TORONTO -- An Ontario woman says she’s been living with COVID-19 symptoms for 19 weeks, and she’s sharing her story in hopes of warning others about possible long-term side effects of the virus.

Susie Goulding, a self-described “long-hauler” from Oakville, Ont. said she is among many Canadians who have contracted the virus and continue to exhibit symptoms for months, even after testing negative.

Goulding said she became ill in March after attending a yearly examination at a hospital. Two days after her appointment, she noticed a mild sore throat, but after five days her symptoms became more severe.

“When I woke up on the fifth day it was a completely different story, it was anything but mild,” she told CTV News Channel on Saturday.

While some patients only suffer from a few symptoms, Goulding said she experienced dozens of side effects including sinus issues, loss of taste, shortness of breath and a dry cough — all symptoms linked to COVID-19, according to the Public Health Agency of Canada.

“It felt like a big lump was in my throat and I was having a lot of trouble swallowing. My throat felt like it was paralyzed,” Goulding said.

On June 2, months after she first fell ill, she was tested for COVID-19 and her results came back negative. She was told by her doctor that she most likely had the virus at some point, given her symptoms.

Still, her unusual symptoms persisted. Perplexed by her pervasive illness, Goulding went online and found other people like her with similar experiences.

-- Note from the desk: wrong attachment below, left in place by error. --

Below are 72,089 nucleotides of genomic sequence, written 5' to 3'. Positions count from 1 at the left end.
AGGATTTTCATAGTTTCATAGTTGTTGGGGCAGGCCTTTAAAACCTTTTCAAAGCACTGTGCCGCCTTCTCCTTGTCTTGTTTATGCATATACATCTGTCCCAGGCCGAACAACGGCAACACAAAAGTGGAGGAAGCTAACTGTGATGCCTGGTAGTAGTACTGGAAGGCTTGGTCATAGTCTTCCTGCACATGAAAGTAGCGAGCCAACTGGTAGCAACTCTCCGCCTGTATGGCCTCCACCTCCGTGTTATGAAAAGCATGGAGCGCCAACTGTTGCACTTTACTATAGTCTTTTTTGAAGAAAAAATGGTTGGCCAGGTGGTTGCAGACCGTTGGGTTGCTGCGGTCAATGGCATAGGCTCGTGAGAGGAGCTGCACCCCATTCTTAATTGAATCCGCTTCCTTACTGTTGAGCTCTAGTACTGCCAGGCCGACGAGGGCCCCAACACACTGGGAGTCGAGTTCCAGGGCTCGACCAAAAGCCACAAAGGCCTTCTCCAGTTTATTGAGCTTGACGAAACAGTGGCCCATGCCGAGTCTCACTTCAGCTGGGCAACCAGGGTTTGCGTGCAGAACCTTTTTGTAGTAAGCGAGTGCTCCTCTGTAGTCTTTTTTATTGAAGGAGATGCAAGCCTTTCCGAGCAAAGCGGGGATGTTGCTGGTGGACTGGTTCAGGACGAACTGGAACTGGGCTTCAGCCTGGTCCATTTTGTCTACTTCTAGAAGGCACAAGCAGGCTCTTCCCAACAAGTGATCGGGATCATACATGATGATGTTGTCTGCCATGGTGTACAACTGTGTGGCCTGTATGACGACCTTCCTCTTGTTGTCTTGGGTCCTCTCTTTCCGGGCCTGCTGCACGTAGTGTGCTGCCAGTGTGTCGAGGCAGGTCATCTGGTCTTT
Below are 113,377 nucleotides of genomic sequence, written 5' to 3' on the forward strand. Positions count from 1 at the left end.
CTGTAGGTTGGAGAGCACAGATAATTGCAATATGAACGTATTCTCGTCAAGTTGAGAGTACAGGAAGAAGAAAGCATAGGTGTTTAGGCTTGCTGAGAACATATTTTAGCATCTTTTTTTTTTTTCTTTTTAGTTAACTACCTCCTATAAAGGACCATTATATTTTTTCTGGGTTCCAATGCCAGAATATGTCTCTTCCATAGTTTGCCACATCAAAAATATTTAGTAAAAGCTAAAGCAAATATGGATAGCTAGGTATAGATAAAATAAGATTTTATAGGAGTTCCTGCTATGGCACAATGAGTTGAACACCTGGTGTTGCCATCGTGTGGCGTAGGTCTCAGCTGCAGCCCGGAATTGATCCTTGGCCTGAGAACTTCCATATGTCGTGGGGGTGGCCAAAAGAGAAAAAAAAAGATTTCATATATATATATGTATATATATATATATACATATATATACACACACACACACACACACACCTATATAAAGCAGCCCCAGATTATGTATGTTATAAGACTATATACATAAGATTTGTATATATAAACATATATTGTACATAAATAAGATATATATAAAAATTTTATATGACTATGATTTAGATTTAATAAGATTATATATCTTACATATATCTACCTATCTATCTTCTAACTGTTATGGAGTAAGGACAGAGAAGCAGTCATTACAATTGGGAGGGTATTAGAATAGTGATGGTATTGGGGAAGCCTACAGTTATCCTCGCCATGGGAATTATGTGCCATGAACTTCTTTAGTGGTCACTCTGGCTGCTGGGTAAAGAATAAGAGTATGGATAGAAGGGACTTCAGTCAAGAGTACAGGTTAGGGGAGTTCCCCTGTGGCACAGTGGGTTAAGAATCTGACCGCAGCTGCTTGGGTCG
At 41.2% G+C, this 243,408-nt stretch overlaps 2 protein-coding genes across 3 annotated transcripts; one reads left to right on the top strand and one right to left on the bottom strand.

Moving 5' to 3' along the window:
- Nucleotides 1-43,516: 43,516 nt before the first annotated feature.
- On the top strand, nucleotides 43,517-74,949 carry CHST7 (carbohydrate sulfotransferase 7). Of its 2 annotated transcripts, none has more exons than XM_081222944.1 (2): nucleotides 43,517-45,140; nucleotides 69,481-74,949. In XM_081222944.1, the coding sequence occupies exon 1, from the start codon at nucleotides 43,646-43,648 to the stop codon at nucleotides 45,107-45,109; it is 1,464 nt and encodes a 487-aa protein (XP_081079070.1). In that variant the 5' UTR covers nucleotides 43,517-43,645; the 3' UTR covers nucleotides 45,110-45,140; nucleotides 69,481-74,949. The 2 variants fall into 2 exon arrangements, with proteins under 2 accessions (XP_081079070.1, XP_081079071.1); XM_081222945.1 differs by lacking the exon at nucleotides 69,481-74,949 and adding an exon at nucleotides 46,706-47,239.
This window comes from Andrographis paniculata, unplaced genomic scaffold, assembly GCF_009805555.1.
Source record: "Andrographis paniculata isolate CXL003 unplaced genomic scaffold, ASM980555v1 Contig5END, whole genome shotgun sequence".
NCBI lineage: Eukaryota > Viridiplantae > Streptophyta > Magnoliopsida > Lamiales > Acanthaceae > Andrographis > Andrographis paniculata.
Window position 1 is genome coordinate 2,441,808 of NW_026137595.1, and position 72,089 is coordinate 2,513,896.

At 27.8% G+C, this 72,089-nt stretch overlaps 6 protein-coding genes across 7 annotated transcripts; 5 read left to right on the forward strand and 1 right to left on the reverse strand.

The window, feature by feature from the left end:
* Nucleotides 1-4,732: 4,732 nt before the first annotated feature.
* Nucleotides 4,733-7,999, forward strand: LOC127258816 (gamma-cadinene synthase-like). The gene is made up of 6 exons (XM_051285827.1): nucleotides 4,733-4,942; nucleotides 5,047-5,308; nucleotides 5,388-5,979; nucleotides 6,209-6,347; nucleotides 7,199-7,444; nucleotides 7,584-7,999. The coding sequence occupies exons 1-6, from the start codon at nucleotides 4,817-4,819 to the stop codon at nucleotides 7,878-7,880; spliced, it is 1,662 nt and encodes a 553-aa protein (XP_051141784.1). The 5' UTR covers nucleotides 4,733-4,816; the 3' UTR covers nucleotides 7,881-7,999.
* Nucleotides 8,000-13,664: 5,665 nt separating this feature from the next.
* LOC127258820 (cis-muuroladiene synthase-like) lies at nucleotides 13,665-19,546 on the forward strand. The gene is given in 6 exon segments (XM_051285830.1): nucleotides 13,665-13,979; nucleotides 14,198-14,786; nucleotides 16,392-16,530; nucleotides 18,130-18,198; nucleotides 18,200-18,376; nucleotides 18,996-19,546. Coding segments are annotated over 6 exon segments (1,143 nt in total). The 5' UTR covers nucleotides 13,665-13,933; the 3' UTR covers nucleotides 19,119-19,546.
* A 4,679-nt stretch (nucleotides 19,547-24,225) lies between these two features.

These days, Goulding said she continues to see developments in her symptoms. More recently, she said her symptoms have affected her brain function.

“The symptoms I’m having now are very neurological where I’m having difficulty speaking, putting sentences together, brain foggy, dizziness, tachycardia, and it’s ongoing.”

Goulding created a Facebook group for other long-haulers like her in hopes of offering each other support. The group now has more than 1,000 members. 

Goulding said anyone who isn’t following public health guidelines should read the stories of other “long-haulers” and change their attitude. 

“There are young people, marathon runners, people of all ages that are suffering debilitating symptoms that don’t seem to go away, and it may make you second think what you’re doing out there. We have to be vigilant, we have to wear masks, social distance and stay safe,” she said.

While there is no clear medical answer for why some people experience symptoms longer than others, experts have suggested it could be due to an abnormal reaction of the immune system or related to underlying health conditions.